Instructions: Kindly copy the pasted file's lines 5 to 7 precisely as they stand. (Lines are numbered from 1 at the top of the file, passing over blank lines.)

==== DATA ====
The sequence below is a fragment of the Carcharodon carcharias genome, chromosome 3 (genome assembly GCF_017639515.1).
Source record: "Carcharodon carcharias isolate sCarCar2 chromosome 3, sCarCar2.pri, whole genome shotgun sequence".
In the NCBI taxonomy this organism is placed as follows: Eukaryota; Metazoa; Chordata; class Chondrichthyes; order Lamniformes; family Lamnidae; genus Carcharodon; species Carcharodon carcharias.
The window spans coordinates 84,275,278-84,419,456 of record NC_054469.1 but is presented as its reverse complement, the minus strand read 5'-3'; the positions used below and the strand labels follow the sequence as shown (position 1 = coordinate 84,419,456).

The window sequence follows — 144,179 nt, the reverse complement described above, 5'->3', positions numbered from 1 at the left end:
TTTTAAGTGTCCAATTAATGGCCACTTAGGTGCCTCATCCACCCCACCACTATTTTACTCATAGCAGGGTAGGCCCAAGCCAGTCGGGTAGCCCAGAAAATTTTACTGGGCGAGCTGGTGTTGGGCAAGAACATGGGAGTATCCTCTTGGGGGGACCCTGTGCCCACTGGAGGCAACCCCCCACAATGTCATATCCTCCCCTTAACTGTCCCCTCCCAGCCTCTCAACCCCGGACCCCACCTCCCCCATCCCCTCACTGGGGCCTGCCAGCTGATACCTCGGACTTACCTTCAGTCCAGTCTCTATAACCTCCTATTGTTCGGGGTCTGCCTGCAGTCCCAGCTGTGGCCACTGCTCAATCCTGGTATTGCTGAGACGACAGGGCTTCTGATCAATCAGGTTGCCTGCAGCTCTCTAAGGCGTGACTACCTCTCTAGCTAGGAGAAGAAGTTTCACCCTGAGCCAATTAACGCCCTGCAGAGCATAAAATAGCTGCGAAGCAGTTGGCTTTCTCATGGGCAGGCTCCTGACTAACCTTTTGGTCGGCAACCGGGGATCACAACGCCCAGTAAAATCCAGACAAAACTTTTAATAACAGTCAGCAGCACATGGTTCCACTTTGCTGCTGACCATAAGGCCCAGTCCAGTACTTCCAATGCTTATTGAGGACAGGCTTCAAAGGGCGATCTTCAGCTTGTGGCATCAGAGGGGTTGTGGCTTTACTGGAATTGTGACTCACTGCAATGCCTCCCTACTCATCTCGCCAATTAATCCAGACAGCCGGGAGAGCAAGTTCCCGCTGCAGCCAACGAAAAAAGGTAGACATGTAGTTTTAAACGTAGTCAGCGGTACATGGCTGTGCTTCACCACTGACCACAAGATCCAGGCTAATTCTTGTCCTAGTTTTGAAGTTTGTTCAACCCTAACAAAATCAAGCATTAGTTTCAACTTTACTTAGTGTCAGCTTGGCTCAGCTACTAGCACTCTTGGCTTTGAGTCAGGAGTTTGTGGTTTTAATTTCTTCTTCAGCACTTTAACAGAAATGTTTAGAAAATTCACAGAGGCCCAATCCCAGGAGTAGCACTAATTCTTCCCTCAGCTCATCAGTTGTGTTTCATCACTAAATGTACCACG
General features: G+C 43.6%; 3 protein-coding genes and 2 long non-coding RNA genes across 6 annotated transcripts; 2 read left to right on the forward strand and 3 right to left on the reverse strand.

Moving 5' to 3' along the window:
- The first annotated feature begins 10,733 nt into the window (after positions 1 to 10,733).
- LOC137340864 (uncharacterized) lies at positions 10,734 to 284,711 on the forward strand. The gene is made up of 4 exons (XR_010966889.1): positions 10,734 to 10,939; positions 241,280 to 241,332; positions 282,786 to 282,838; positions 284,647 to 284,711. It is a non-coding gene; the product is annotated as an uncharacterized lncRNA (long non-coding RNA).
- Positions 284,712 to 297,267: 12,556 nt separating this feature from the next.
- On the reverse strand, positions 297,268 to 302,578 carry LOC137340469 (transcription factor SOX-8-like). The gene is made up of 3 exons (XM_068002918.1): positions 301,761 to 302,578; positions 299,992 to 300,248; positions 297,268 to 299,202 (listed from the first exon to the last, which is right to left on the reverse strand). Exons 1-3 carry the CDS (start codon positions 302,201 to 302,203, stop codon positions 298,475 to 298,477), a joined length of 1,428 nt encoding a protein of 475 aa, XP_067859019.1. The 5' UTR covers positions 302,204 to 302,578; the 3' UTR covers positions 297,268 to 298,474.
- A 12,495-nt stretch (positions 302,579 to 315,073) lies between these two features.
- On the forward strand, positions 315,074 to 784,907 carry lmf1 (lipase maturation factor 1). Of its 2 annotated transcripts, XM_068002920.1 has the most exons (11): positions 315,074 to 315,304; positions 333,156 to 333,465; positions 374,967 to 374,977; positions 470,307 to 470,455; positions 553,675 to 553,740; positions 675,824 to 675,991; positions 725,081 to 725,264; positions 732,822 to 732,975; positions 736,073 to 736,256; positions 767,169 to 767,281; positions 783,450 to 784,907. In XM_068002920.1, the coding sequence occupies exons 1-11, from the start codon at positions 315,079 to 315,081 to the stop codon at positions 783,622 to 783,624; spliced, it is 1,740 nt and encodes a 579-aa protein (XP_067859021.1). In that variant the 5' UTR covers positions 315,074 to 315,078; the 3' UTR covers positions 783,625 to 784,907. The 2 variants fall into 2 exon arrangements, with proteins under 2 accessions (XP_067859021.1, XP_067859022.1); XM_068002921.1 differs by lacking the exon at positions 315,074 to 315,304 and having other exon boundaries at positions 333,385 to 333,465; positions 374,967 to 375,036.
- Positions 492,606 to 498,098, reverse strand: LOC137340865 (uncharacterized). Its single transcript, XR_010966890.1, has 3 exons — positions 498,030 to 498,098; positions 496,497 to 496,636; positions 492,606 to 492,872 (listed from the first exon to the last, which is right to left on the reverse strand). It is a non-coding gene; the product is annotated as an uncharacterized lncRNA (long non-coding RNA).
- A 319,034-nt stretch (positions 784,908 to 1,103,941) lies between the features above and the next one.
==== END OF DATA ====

The window sequence follows — 144,179 nt, the reverse complement described above, 5'->3', positions numbered from 1 at the left end:
TTTTAAGTGTCCAATTAATGGCCACTTAGGTGCCTCATCCACCCCACCACTATTTTACTCATAGCAGGGTAGGCCCAAGCCAGTCGGGTAGCCCAGAAAATTTTACTGGGCGAGCTGGTGTTGGGCAAGAACATGGGAGTATCCTCTTGGGGGGACCCTGTGCCCACTGGAGGCAACCCCCCACAATGTCATATCCTCCCCTTAACTGTCCCCTCCCAGCCTCTCAACCCCGGACCCCACCTCCCCCATCCCCTCACTGGGGCCTGCCAGCTGATACCTCGGACTTACCTTCAGTCCAGTCTCTATAACCTCCTATTGTTCGGGGTCTGCCTGCAGTCCCAGCTGTGGCCACTGCTCAATCCTGGTATTGCTGAGACGACAGGGCTTCTGATCAATCAGGTTGCCTGCAGCTCTCTAAGGCGTGACTACCTCTCTAGCTAGGAGAAGAAGTTTCACCCTGAGCCAATTAACGCCCTGCAGAGCATAAAATAGCTGCGAAGCAGTTGGCTTTCTCATGGGCAGGCTCCTGACTAACCTTTTGGTCGGCAACCGGGGATCACAACGCCCAGTAAAATCCAGACAAAACTTTTAATAACAGTCAGCAGCACATGGTTCCACTTTGCTGCTGACCATAAGGCCCAGTCCAGTACTTCCAATGCTTATTGAGGACAGGCTTCAAAGGGCGATCTTCAGCTTGTGGCATCAGAGGGGTTGTGGCTTTACTGGAATTGTGACTCACTGCAATGCCTCCCTACTCATCTCGCCAATTAATCCAGACAGCCGGGAGAGCAAGTTCCCGCTGCAGCCAACGAAAAAAGGTAGACATGTAGTTTTAAACGTAGTCAGCGGTACATGGCTGTGCTTCACCACTGACCACAAGATCCAGGCTAATTCTTGTCCTAGTTTTGAAGTTTGTTCAACCCTAACAAAATCAAGCATTAGTTTCAACTTTACTTAGTGTCAGCTTGGCTCAGCTACTAGCACTCTTGGCTTTGAGTCAGGAGTTTGTGGTTTTAATTTCTTCTTCAGCACTTTAACAGAAATGTTTAGAAAATTCACAGAGGCCCAATCCCAGGAGTAGCACTAATTCTTCCCTCAGCTCATCAGTTGTGTTTCATCACTAAATGTACCACG
General features: G+C 43.6%; 3 protein-coding genes and 2 long non-coding RNA genes across 6 annotated transcripts; 2 read left to right on the forward strand and 3 right to left on the reverse strand.